A Large Steel Box
Richard Russell snippet
April 23, 2010 -- Confession -- I've spent roughly 64 years studying the stock market on a daily, weekly and monthly basis. I'd say that 80 percent of that time I was perplexed or unsure of my stand. I know in the advisory business you are always expected to know exactly what's going on and where to place your money. In my experience, the more cock-sure the advisor, the bigger the quack.
One problem is that the stock market isn't always talking, and when it isn't, many advisors create scenarios so they can carry on the illusion for their readers that they, at all times, understand what is happening.
How about what's happening now? Here's what I think or suspect. I think we're in a long-term bear market and currently operating in a rally in the bear market, a rally that most people take as a new bull market.
I firmly believe we're witnessing a great primary bull market in gold. This bull market is opposing a long-term bear market in fiat or non-intrinsic currencies. Since there is no discipline putting a limit on fiat-currency production, I believe in our lifetimes we will see the end of fiat currencies as acceptable substitutes for real money. When that happens, there will be no ceiling for gold. In their guts and in their hearts, every seasoned investor knows this, which is why the bull market in gold will continue.
How high will gold go? Wrong question, how low will fiat currencies go? The answer, as Bob Dylan might say, is "blowin' in the wind."
June gold, above 1166, will signal an extremely bullish breakout. The chart below shows the large symmetrical triangle in gold. Recently, gold broke out above the triangle to a peak at 1166 (blue arrow), then declined to test the upper trendline of the triangle. Now gold is pushing north again. If gold rises above 1166 to a new high for the structure at the blue arrow, I think gold will make its way up to 1200. But first, June gold must close above 1166.
I think gold is now under heavy accumulation. I note that gold is often knocked down in the thin after market. I'm beginning to think that this is done on purpose. Large interests who want to accumulate gold have a reason to want to knock gold down, and thereby be able to accumulate it at "reasonable" prices. The last thing they want is for gold to run away on the upside before they have accumulated as much as they are able. I think this is particularly true of China and Russia and other Asian nations.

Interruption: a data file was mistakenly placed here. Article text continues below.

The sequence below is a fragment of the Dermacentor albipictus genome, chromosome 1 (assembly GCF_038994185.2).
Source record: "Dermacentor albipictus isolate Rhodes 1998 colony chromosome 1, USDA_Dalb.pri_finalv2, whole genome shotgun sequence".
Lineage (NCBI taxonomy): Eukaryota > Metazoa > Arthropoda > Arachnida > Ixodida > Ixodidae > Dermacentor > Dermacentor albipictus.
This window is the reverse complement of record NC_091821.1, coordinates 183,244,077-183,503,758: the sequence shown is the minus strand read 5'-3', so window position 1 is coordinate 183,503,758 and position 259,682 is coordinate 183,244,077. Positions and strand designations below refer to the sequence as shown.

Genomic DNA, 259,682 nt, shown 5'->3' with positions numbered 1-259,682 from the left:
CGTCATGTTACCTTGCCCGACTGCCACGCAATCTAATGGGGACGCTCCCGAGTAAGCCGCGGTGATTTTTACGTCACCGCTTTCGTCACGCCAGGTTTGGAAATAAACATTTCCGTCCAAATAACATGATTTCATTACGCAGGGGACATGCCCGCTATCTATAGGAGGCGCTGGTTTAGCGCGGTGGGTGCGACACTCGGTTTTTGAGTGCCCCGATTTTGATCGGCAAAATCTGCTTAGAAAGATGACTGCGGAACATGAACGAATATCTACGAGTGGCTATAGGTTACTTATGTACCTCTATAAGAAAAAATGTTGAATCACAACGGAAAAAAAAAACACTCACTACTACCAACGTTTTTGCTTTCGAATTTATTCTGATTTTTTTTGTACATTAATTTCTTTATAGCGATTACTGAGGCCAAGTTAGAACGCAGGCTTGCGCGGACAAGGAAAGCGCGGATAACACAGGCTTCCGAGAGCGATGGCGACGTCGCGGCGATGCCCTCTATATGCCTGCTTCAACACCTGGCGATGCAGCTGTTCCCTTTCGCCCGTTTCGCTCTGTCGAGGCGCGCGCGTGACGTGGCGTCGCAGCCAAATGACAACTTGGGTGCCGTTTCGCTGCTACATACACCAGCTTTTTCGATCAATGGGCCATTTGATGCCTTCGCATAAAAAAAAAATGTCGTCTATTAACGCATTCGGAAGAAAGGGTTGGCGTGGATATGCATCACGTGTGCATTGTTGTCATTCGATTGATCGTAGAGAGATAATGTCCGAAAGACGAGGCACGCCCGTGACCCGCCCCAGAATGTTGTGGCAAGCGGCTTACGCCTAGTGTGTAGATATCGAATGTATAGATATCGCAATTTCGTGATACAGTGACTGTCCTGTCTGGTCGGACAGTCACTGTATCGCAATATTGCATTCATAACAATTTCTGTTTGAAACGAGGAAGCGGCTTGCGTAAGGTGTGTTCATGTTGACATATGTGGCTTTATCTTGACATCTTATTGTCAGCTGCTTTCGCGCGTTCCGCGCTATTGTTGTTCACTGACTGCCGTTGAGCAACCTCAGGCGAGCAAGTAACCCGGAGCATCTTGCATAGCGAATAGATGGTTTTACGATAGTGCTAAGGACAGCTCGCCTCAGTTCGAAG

Suddenly it becomes known that Greece is in much worse shape than thought (Greek budget was a horrible 13.6% of GDP). This makes the euro a less wanted currency. If it turns out that Greece is in worse shape than thought, how about Spain and Portugal and Italy? The problems for the euro increase. Then there's the even grimmer thought. When we come right down do it, are the US's finances any better than Greece's? And how about the UK? Greece has troubles, the euro has troubles, the dollar (now everybody wants the "safety" of dollars) is wanted, and the only completely safe currency (yes, gold is a currency!) is gold.
I want to clear one thing up. Most people and analysts think you buy gold as protection against potential future inflation. But big money does not think that way.
I watch the jewelry auctions, and I subscribe to the Sotheby's and Christie's catalogues. Prices for top-grade gems are going through the roof. I was talking to a jeweler friend yesterday who just returned from a Sotheby's auction. He said he couldn't believe the prices that some of the jewelry was going for. One diamond that he expected to be able to buy for $200,000 went for $950,000. He said he was staggered by the prices.
It's apparent that BIG money is buying items of intrinsic value for the future. These buyers don't really care whether their ruby rises in price over the next ten or twenty years. They know that twenty years from now that ruby will represent WEALTH.
And it's the same thing with gold. BIG money gold-buyers know that gold represents eternal wealth. They don't care whether, twenty years from now, gold is selling for 900 or 3000, what they do care about is that gold will always represent wealth, regardless of the markets and regardless of which political party is slapping on new taxes.
With the world choking on debt, the only guarantee of wealth now and in the future is something intrinsic, something representing wealth regardless of the world monetary system,
If I told you I was going to give you a large steel box for your kids, and that box was not to be opened for fifty years, would you rather I put three million in cash in that box or three million in diamonds or gold? Me, I'd pick the diamonds or the gold. Which would you choose?
I put this question to an anti-gold friend of mine, and I asked him for his answer. He hacked and hawed, and told me that it was a trick question. But he never dared to give me a straight answer.
Silver has been called "the poor man's gold." Never mind, what I'm interested in is whether silver will remain in this ascending channel. A year ago silver was selling like something out of a compost heap. In early 2005 you could have bought all the silver you wanted in the six dollar range. Now silver will cost you around 18 dollars an ounce.
Today an ounce of gold will buy 64 ounces of silver. The historical ratio has been around 16 to 1, so silver compared with gold is cheap. Nobody knows whether silver will climb back to that old ratio, but we do know that silver is cheap. I like silver here, and the easiest way to buy silver is through the ETF (SLV). The negative -- central banks don't collect silver.
Richard Russell began publishing Dow Theory Letters in 1958, and he has been writing the Letters ever since (never once having skipped a Letter). Dow Theory Letters is the oldest service continuously written by one person in the business.
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